Office of the Industrial Incentive Board as well as by the Department of Finance incident
to scheduling and paying claims. Normally, what might appear to be "unduly long"
periods may elapse only when:
a. Income tax claims amounting to $10, 000 or more are
filed and must be sent to Vashington for review in accordance
with Section 934 of the Internal Revenue Code; or

b. If the applicant instead of paying his tax obligation in full
subtracts from the amount due that amount to which he thinks
he is entitled as refund.

Currently, the only claims pending in this office are (1) those which came in within
the past three days and which will be processed during the course of the coming week and
(2) two from Harvey Aluminum Company which have been referred to the Attorney General's
Office for an opinion as to whether said company is entitled to refunds on certain items
included on the consumption entry in support of said claim.

2. WVith respect to the statement that "the program is not actively promoted. Nothing
has been done to determine the possibility of establishing local manufacturing plants ...
no detailed information about new opportunities for successful investment has been pre-
pared . ," I believe it to be sufficient to quote the following from Section 4001(c),
Subchapter 1, Title 33 of the Virgin Islands Code which reads as follows:

"The Department of Commerce of the Virgin Islands shall promote
the industrial incentive program provided for in this title and shall
provide such informational or other related services as may be
necessary to aid in effectuating its purposes."

3. The report also lists as "setbacks" to the program:

a. 'Insufficiency of land zoned for industrial and commercial
purposes" and

b. "A feeling of insecurity among investors concerning the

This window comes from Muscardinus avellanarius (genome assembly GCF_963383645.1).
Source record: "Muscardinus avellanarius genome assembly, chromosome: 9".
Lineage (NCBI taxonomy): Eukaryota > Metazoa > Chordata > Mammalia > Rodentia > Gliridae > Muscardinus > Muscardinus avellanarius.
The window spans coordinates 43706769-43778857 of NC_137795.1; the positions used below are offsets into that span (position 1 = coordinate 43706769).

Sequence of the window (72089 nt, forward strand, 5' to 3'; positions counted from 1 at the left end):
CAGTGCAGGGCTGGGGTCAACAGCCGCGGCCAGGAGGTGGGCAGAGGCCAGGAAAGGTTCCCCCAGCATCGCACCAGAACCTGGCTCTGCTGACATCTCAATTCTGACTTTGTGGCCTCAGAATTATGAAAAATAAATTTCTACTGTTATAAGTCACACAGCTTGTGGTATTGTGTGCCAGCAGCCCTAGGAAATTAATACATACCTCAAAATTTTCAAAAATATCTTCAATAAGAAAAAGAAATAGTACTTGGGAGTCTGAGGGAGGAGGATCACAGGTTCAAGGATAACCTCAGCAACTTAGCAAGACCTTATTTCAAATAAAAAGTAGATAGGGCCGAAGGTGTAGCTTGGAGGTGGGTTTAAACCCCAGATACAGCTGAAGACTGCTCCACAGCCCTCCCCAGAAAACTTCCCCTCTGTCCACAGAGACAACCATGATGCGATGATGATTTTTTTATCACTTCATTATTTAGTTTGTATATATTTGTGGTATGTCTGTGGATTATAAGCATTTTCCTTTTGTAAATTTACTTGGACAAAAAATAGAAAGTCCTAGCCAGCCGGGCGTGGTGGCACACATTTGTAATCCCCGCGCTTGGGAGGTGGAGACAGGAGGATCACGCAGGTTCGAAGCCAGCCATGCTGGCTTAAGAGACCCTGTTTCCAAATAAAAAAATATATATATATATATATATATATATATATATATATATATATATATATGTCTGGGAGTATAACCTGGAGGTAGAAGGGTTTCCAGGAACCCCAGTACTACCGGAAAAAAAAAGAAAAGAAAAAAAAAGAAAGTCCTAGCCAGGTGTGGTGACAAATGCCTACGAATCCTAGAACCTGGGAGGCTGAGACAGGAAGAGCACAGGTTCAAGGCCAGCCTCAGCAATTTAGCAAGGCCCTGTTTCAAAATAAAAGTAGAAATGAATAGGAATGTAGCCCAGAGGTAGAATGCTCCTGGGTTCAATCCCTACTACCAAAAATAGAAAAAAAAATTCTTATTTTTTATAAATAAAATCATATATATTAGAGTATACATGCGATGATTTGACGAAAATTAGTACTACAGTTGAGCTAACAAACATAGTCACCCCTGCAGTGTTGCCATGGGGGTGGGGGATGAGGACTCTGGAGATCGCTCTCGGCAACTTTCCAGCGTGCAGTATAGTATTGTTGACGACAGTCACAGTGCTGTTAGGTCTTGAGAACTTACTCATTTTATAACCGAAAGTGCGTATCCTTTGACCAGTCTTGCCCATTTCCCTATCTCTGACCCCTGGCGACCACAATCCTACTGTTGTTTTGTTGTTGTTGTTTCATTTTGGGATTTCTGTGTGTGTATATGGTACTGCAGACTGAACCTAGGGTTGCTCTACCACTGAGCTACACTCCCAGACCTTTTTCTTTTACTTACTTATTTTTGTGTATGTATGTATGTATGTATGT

continuity of tariff advantage."








Clearly, the Industrial Incentive Board has absolutely no jurisdiction nor responsibility
:. either of the above mentioned two areas.

4. Finally, the report finds that "the composition of the Board includes too few
businessmen." In commenting upon this finding it might be well to recall that the present
composition of the Board is the result of recent amendment recommended to the Governor
by his Budget Director and Legislative Representative, Mr. de Castro, which the Governor
subsequently forwarded to the Legislature, and which, if my memory serves me correctly,
was passed without a single dissenting vote.

In closing I wish to emphasize the fact that the question of whether or not "the Virgin
Islands Incentive Board (is) taken from within the Office of the Government Secretary ...'anu
placed within the Department of Commerce or made an independent agency" is not at issue.
The authority of the Legislature to enact such legislation is unquestioned -- with final
approval dependent of course upon the Governor's signature.

AWhat is at issue, is what appears to be an insidious attempt in this report to convey
the erroneous, unfair, and misleading impression that the "setbacks" from which it
suggests this program suffers rest with the Industrial Incentive Board -- an allegation
which is not supported by the facts and which I strongly deny.

Sincerely,


/s/ Cyril E. King
Government Secretary
and
Chairman, Virgin Islands Industrial Incentive Board